Of course, each woman’s experience of perimenopause is unique and each individual must determine what kind of interventions they are comfortable with. But the evidence for the critical window therapy is compelling, and there is little reason to avoid initiating HRT earlier rather than later.
Starting Hormone Therapy Later In Life
If you are reading this later in life, and particularly over the age of 65, you may assume that it is too late to start HRT. You may fear that you have missed your window not only to derive the greatest benefits of HRT, but to receive treatment at all. But being older doesn’t mean the possibility of HRT is closed.
Many women continue to experience a plethora of disruptive symptoms in their postmenopausal years, compromising overall health, functionality, and quality of life. Meanwhile, you are facing an ever-increasing risk of bone density loss and osteoporosis. Until relatively recently, however, HRT was not recommended to address these concerns after a certain age; doctors have long been reluctant to prescribe HRT to women over the age of 65—or even 60—due to both a lack of appreciation for the impact of women’s symptoms and, sometimes, a belief that it carried too many risks for too few benefits. But, now, that is changing.
It is true that many of the protective benefits of HRT appear to diminish or disappear with age. It is also true that older women may be more likely to have risk factors that make them less than ideal candidates for HRT. However, for many women, HRT can be a truly transformative, positive intervention even after the age of 65.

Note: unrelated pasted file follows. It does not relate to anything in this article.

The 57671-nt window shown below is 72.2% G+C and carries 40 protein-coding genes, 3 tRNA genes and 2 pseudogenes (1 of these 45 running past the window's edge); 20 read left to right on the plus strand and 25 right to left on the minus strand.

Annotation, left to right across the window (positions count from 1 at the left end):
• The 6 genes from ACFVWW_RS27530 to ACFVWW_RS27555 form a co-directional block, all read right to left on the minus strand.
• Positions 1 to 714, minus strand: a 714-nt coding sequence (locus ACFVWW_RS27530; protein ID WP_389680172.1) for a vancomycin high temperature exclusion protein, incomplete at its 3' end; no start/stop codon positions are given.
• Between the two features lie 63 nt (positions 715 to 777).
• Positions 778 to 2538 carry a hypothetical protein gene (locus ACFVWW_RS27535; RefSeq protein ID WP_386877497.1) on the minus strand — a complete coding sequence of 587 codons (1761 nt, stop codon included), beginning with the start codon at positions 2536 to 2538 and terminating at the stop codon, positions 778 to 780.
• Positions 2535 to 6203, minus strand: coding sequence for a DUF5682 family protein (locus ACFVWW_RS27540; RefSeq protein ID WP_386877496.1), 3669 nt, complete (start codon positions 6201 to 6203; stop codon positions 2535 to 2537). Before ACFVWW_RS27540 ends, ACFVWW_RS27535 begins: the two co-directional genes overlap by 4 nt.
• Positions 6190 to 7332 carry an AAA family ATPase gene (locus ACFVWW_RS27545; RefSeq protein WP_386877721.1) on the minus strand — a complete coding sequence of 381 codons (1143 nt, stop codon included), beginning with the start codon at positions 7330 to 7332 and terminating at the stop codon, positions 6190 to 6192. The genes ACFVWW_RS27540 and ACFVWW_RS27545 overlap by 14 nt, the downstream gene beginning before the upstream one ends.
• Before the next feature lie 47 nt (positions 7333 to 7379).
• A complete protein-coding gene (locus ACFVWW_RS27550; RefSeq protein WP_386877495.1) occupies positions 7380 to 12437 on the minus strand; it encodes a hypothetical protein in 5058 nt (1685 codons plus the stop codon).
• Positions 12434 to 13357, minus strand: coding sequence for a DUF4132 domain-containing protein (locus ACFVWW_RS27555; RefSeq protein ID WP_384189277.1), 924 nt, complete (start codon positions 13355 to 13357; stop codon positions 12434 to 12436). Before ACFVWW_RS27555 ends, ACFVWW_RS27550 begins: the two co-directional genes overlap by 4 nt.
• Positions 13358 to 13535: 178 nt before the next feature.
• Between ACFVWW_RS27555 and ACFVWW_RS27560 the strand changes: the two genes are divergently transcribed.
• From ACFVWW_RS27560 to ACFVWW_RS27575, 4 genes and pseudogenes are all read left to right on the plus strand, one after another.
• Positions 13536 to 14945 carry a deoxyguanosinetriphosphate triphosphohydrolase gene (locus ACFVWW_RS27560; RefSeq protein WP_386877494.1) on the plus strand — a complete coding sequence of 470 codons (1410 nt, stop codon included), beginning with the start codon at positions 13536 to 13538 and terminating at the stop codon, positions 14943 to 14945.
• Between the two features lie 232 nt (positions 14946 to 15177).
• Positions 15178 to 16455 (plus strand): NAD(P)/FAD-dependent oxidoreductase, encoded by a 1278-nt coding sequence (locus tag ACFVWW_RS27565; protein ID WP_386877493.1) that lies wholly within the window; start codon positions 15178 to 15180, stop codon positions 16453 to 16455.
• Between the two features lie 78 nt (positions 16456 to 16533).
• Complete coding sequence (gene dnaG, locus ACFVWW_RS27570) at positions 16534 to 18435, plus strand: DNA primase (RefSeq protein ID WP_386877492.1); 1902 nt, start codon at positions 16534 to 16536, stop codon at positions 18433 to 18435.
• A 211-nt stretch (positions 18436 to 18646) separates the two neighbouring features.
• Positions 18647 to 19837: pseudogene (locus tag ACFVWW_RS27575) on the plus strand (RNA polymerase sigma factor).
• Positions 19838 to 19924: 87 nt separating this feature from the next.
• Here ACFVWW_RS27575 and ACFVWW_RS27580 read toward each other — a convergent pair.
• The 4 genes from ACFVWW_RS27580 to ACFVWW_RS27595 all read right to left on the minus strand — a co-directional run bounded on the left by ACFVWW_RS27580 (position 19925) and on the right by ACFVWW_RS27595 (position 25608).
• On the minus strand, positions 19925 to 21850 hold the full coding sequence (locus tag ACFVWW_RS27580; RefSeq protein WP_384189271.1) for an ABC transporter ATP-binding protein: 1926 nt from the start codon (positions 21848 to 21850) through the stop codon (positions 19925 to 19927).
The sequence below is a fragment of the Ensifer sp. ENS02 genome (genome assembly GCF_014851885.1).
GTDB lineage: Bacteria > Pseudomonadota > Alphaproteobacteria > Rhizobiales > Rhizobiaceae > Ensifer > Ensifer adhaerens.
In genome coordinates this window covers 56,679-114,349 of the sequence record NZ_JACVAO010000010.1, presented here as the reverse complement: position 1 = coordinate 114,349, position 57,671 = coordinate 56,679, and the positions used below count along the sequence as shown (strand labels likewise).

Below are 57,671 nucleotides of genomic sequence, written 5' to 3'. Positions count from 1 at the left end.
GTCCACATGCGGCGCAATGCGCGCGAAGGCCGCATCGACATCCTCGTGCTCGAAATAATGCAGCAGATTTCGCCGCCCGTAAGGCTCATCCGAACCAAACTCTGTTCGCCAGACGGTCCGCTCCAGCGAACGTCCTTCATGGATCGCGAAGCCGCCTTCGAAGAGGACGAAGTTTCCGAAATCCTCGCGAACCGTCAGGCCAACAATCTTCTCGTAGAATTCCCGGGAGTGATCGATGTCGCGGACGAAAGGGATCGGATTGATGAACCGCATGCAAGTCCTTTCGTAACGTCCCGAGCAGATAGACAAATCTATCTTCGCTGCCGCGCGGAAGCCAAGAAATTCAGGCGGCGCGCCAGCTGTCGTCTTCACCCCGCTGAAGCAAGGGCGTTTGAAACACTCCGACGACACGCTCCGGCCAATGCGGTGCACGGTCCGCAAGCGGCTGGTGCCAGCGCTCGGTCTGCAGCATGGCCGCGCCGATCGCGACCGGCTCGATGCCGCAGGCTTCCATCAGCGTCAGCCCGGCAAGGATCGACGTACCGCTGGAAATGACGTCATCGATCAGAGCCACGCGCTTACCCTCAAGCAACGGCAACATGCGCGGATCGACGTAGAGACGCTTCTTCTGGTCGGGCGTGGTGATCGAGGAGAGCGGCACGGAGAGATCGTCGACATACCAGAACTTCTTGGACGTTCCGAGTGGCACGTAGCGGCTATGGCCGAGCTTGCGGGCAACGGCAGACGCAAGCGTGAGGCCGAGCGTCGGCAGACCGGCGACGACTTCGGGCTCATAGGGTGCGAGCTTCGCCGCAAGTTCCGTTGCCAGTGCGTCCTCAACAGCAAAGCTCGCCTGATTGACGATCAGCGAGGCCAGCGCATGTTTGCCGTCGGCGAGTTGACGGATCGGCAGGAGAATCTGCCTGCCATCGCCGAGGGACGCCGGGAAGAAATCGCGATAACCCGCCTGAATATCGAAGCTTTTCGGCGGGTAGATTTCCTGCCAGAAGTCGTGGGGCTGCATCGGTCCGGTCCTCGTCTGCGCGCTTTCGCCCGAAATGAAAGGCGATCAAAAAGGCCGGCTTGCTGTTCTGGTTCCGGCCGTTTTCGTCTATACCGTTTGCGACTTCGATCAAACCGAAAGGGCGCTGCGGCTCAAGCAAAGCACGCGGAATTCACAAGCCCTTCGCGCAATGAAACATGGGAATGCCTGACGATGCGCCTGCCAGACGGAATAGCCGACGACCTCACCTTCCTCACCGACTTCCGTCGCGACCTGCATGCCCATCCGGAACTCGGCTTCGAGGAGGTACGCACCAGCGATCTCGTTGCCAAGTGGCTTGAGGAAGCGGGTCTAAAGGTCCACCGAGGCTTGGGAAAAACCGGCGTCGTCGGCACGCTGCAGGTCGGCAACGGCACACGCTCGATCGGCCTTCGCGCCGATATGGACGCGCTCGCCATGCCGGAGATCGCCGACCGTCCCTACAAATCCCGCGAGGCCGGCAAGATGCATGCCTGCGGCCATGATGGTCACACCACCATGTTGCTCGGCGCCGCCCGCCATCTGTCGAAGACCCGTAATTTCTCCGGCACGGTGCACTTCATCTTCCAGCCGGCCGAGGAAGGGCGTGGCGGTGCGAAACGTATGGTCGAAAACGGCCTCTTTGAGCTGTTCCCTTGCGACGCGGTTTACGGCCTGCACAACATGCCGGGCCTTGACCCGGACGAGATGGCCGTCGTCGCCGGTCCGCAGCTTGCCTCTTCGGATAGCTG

Growing understanding of the benefits of hormone therapy for older women recently led the North American Menopause Society to update its position on HRT after 65. According to their 2017 position statement:
[HRT] treatment should be individualized using the best available evidence to maximize benefits and minimize risks, with periodic reevaluation of the benefits and risks of continuing HRT. Hormone therapy does not need to be routinely discontinued in women aged older than 60 or 65 years and can be considered for continuation beyond age 65 years for persistent [vasomotor], [quality of life] issues, or prevention of osteoporosis after appropriate evaluation and counseling of benefits and risks.